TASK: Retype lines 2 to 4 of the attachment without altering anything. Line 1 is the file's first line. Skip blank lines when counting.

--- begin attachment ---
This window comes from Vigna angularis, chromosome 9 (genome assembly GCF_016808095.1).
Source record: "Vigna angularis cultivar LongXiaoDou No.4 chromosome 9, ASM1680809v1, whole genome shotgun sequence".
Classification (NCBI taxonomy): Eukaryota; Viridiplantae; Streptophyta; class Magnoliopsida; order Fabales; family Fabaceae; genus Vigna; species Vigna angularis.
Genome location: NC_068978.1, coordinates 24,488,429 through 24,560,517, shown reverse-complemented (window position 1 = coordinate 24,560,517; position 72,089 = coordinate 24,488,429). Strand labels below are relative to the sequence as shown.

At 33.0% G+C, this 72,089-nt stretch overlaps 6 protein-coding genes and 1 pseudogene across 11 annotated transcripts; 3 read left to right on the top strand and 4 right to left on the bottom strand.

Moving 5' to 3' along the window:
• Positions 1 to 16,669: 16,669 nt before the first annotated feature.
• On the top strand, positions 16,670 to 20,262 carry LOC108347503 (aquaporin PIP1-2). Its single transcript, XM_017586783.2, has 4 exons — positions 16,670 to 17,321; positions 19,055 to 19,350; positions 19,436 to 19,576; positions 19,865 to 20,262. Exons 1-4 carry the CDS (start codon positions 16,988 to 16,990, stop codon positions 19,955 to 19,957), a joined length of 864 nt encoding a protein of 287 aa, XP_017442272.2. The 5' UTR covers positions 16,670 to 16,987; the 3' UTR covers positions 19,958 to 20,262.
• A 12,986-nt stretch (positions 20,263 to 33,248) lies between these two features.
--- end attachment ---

Source record: "Vigna angularis cultivar LongXiaoDou No.4 chromosome 9, ASM1680809v1, whole genome shotgun sequence".
Classification (NCBI taxonomy): Eukaryota; Viridiplantae; Streptophyta; class Magnoliopsida; order Fabales; family Fabaceae; genus Vigna; species Vigna angularis.
Genome location: NC_068978.1, coordinates 24,488,429 through 24,560,517, shown reverse-complemented (window position 1 = coordinate 24,560,517; position 72,089 = coordinate 24,488,429). Strand labels below are relative to the sequence as shown.